The black arrow indicates the experimentally found cleavage site.
FIG. 2: FIG. 2 reports the electrophoretic analysis on gel of SDS-PAGE polyacrylamide stained with Coomassie of the whole cellular extracts (a and b) and of the supernatants of the cultures (c and d) of ThI1 grown in a complete medium supplemented with 2% of galactose (a and c) or 2% of ethanol (b and d) and of the whole cellular extracts (e and f) and supernatants of cultures of Tsec1 cells (g and h) grown in a complete medium supplemented with 2% of galactose (e and g) or with 2% of ethanol (f and g).
The 67.7-kd band present in all of the supernatants is the bovine seralbumin (BSA) used as the support for protein precipitation.
FIG. 3: FIG. 3 reports the electrophoretic analysis on SDS-PAGE of the 22,000-dalton protein, before (a) and after (b) the treatment with endoglycosidase H.
FIG. 4: The chart shows the stimulation of the proliferation of mouse thymocytes by means of the supernatant fraction obtained from a culture of ThI1 grown in a medium with galactose. Abscissae: Volume (ml) of elution from the Sephacryl-S200 column. Ordinates: Incorporation of [3 H]-thymidine by the mouse thymocytes.
The incorporation of [3 H]-thymidine by the mouse thymocytes stimulated by phytohaemagglutinin (PHA) is shown in the dotted area. The standard molecular weights are indicated by the arrows. Each point is the average of three determinations with SEM<10%.
2 μg of G2 plasmid and 2 μg of pUC19 plasmid are respectively cut with 2 units (U) of restriction enzyme BamHI and HindIII (Biolabs) in 20 μl of phosphate buffer (pH 7.4), under the operating conditions as suggested by the supplier. The digestion reaction is then stopped at 65° C. for 10 minutes, and the resulting digestion mixtures are charged on low-liquifying-point 0.6% agarose gel (BRL) and run at 110 V for 3 hours.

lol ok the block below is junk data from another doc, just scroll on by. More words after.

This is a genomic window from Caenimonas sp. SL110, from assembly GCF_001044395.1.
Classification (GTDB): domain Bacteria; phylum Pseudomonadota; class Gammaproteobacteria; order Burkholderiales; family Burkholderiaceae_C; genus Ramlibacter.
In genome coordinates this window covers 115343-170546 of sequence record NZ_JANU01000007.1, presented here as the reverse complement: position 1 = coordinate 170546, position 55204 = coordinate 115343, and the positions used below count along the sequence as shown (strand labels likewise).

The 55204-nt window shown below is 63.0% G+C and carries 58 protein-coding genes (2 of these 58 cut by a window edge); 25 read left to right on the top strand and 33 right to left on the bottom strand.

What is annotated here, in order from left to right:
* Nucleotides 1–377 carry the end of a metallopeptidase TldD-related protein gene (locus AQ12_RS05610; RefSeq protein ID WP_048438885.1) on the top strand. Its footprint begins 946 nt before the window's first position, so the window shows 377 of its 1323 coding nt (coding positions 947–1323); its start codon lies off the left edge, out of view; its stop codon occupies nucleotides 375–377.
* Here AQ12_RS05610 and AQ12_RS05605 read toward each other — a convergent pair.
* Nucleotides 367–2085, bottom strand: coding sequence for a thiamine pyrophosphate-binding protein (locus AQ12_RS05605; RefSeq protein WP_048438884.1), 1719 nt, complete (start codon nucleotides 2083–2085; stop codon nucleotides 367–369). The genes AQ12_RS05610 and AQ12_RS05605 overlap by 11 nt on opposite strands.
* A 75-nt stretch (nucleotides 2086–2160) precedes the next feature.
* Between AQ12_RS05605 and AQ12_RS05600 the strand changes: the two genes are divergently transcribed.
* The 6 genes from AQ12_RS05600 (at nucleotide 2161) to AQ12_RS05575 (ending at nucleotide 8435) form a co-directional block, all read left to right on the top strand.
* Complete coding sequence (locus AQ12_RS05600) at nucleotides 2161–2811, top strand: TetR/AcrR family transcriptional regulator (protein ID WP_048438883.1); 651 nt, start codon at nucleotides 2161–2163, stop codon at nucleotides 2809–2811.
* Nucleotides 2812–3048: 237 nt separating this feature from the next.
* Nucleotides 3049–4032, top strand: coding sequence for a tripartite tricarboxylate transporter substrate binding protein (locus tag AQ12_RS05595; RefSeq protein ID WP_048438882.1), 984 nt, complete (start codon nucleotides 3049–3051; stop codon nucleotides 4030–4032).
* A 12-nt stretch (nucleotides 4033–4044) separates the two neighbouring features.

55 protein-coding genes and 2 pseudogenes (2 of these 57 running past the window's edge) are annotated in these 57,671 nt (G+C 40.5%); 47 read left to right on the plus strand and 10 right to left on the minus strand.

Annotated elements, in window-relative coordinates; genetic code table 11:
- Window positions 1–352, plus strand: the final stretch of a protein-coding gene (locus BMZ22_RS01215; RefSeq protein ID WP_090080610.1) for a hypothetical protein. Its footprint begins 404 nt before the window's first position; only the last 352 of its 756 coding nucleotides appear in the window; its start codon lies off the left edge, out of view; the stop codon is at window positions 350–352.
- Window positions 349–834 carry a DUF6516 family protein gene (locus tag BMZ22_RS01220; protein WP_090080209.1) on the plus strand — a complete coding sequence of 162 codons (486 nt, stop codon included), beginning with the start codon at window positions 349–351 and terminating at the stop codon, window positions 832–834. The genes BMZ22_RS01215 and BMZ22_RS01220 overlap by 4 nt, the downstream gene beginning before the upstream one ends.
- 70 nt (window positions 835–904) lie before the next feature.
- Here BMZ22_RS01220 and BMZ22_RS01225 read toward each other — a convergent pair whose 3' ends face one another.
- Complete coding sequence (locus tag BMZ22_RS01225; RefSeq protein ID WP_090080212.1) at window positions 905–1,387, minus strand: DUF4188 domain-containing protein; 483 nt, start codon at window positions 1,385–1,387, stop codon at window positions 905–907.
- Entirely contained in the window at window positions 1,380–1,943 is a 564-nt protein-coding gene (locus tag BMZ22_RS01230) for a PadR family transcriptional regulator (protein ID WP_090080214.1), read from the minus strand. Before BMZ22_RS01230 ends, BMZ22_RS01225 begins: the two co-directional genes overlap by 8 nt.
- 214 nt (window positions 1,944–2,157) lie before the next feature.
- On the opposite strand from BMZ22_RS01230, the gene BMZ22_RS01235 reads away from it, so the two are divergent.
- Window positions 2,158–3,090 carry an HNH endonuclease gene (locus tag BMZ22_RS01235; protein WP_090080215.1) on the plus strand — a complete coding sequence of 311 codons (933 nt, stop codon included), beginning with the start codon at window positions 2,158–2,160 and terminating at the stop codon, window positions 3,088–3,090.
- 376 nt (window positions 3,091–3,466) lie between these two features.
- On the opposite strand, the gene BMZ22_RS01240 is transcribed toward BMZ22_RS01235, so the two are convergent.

The bands respectively corresponding to the BamHI-HindIII fragment of 1,700 base-pairs (bp) of G2 and BamHI-HindIII fragment of 2,690 bp of pUC19 are cut and linked in the presence of T4 DNA ligase, without isolating them from agarose, as described by Crouse et al., in Methods in Enzymology, Vol. 101, pages 78-89, 1983).
10 μl of the so-obtained ligase mixture are used for transforming cells of E. coli JM 101 (BRL), rendered competent according to the method as described by D.A. Morrison in Enzymol., Vol. 68, 326 (1979).
The transformants are selected on slabs of LB agar (DIFCO), to which 50 μg/ml of Ampicillin were added.
From one of the so-obtained positive clones, the pY42 plasmid, of 4,391 bp, is extracted. Said plasmid is cut with 2 U of PstI (BRL) and is treated with polymerase (Klenow-Boehringer) for 5 minutes at 37° C., for the purpose of eliminating the PstI restriction site in URA 3 gene.
The mixture is then treated with T4 DNA ligase in 1 mM ATP, 10 mM dithiothreitol, 20 mM tris-HCl, 10 mM MgCl2 buffer, at 15° C., for 16 hours and to an end concentration of 150 μg/ml of DNA.
The whole ligase mixture is then used for transforming competent cells of E-coli JM 101, as reported above.
From one of the positive clones, pY47 plasmid is isolated. This plasmid is cut with BamHI and HindIII, as previously reported, and the BamI-HindIII fragment of 1,700 bp of pY47 is linked to the pEMBL18 plasmid previously cut with EcoRI and treated with polymerase. The ligase mixture is then used for transforming component cells of E. coli JM 101. From one of the positive clones, the pY55 plasmid of 5,701 bp is isolated.